Disciplinarians: how far can HR influence the process

The EAT has issued a stark warning to HR departments not to interfere with a decision-maker's independence when it comes to deciding degrees of guilt. The case illustrates the risks of producing early drafts of an outcome letter without the protection of legal professional privilege.

HR departments routinely advise on disciplinary and grievance processes. In 2013, in the context of a public sector NHS employment dispute (Chhabra v West London Mental Health NHS Trust [2013] UKSC 80), the Supreme Court confirmed that HR's remit ought to be confined to:

  • ensuring the correct procedure was followed;
  • checking the investigation had covered all relevant matters;
  • reviewing the outcome letter for clarity; and
  • advising the decision-maker on how similar misconduct had been dealt with in the past to achieve consistency.

In Ramphal v Department for Transport (UKEAT/0352/14), the EAT reviewed the Supreme Court's guidance and ordered a fresh hearing of a case in which the original Employment Tribunal had found the dismissal to have been fair. It is helpful to put the facts in context:

  • Mr Ramphal was an Aviation Security Compliance Inspector.
  • He spent much of his time travelling in a company car, and was entitled to expenses for subsistence while he was on the road.
  • Following an audit of petrol use, personal use of the car and other "suspicious" expenses, a disciplinary investigation was initiated under a Mr Goodchild, as investigating and decision-making officer.
  • Mr Goodchild, who had not dealt with a disciplinary matter before, met Mr Ramphal and undertook a detailed investigation and sent a draft report to HR.
  • The draft made some criticisms of Mr Ramphal, but found his explanations to be credible, and that any misuse had not been deliberate. He recommended a finding of misconduct and the imposition of a final warning.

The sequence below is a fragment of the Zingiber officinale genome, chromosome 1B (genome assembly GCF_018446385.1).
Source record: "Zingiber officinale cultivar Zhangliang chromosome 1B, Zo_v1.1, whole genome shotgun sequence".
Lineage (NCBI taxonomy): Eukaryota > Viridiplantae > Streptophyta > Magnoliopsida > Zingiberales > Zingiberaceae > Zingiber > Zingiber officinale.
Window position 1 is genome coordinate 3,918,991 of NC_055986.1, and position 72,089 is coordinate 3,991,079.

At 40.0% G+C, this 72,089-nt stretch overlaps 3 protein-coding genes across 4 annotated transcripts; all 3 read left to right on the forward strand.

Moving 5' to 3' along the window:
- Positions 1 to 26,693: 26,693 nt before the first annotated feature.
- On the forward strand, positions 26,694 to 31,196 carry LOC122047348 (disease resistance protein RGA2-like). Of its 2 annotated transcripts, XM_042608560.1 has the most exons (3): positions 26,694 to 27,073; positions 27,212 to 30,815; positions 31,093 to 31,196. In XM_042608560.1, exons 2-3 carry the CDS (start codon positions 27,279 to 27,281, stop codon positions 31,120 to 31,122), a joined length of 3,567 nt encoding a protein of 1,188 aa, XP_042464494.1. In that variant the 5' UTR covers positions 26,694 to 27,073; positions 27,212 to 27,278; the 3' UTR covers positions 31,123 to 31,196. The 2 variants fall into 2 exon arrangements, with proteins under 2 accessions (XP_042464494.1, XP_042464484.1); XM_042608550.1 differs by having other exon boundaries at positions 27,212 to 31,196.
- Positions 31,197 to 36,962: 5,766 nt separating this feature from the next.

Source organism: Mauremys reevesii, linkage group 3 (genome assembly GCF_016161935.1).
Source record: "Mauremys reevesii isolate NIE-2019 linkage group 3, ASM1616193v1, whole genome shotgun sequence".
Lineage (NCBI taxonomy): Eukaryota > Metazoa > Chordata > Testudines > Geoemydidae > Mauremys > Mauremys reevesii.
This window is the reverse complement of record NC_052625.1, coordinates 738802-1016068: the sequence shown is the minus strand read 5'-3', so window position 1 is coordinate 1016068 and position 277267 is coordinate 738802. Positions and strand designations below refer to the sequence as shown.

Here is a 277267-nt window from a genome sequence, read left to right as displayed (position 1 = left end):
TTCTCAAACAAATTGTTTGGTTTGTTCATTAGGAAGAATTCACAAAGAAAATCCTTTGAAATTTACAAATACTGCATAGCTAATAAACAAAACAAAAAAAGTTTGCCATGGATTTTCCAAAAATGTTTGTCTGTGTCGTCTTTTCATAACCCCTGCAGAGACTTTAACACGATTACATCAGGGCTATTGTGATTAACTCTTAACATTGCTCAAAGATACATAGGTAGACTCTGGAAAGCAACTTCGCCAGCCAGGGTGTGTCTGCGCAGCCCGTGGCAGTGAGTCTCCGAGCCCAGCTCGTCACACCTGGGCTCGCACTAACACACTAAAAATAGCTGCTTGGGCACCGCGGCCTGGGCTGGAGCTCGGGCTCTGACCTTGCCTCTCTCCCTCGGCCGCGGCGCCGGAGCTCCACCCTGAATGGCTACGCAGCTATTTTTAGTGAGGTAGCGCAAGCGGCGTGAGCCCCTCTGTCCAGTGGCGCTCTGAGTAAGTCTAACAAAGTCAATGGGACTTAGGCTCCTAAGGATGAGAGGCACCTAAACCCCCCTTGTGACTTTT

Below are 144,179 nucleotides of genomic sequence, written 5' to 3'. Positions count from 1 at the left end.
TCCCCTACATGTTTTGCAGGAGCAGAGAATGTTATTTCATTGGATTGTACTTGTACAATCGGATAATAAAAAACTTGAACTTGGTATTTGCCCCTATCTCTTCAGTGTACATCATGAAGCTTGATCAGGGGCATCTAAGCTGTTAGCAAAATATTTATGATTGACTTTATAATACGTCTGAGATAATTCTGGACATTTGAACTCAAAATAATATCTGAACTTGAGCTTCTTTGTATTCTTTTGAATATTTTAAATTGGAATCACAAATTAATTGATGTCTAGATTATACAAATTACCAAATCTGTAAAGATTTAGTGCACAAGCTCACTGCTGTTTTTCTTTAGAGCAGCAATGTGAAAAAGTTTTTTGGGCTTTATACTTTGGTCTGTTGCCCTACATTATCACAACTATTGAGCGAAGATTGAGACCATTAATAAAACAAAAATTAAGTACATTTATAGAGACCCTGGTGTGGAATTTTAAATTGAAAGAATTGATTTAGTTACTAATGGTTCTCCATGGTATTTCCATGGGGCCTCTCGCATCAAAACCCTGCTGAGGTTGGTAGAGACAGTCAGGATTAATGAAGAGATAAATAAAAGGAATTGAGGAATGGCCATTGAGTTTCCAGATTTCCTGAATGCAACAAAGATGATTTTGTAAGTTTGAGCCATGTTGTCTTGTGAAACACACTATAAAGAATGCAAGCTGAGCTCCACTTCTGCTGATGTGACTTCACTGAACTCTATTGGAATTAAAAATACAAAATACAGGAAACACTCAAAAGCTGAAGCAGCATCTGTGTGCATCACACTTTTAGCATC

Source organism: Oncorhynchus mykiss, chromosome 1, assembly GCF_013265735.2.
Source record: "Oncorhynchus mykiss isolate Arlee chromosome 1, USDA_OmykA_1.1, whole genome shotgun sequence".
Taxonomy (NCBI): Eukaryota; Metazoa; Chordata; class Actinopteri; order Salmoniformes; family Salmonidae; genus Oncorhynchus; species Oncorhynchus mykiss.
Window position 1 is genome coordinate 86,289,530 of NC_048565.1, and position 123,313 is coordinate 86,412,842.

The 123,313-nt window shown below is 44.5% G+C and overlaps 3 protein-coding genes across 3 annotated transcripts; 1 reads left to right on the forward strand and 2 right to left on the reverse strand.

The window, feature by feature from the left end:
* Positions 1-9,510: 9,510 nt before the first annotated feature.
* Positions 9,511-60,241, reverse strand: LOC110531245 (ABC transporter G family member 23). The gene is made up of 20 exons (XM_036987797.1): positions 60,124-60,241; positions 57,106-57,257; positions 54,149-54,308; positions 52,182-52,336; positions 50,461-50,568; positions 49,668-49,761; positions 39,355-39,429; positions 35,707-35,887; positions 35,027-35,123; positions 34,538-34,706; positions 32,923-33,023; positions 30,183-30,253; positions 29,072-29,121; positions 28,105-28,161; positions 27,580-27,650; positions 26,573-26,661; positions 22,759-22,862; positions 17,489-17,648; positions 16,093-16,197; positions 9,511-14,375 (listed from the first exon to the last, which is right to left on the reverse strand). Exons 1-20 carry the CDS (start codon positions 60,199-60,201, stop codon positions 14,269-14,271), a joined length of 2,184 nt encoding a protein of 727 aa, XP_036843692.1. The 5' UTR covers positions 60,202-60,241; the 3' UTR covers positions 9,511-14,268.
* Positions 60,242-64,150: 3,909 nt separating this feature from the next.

• There then followed six months of to and fro between HR and Mr Goodchild revising the outcome letter, after which all the initial exculpatory findings had been removed and replaced with negative ones. The finding was transformed into one of gross negligence, with summary dismissal as the sanction.

Given the extreme nature of HR's intervention in this case, it is surprising the initial Employment Tribunal regarded the dismissal as fair, and not at all surprising that this was overturned on appeal. The EAT was at pains to criticise the wholesale revision of Mr Goodchild's original findings, stating that HR should not advise on culpability. The case was sent back to the Employment Tribunal for a new hearing.

The case gives several lessons for HR advisers:

  1. The Supreme Court's guidance applies to all disciplinary investigations, not just those in the public sector or where a contractual disciplinary policy is in place.
  2. Overstepping the mark, and interfering with the decision-maker's assessment of whether an employee is guilty will usually render the final decision unsafe.
  3. Influencing the sanction is also inappropriate, except where this is driven by a desire to achieve consistency of outcome.
  4. Producing a number of drafts of an outcome letter, or discussing a draft over email, is dangerous. Those drafts and/or emails are usually disclosable documents in any litigation, and will enable the Employment Tribunal to examine each iteration of the document. Significant changes will inevitably require a clear and cogent explanation.
  5. Involving lawyers in the process can go some way to mitigating that risk because legal advice is not usually disclosable as it is privileged. However, clients should beware of assuming that every document or email sent to, or copied to, a lawyer will always be protected by privilege, and specific advice should be sought as early in the process as possible so that the right protocols are put in place to maximise the chance of privilege being available.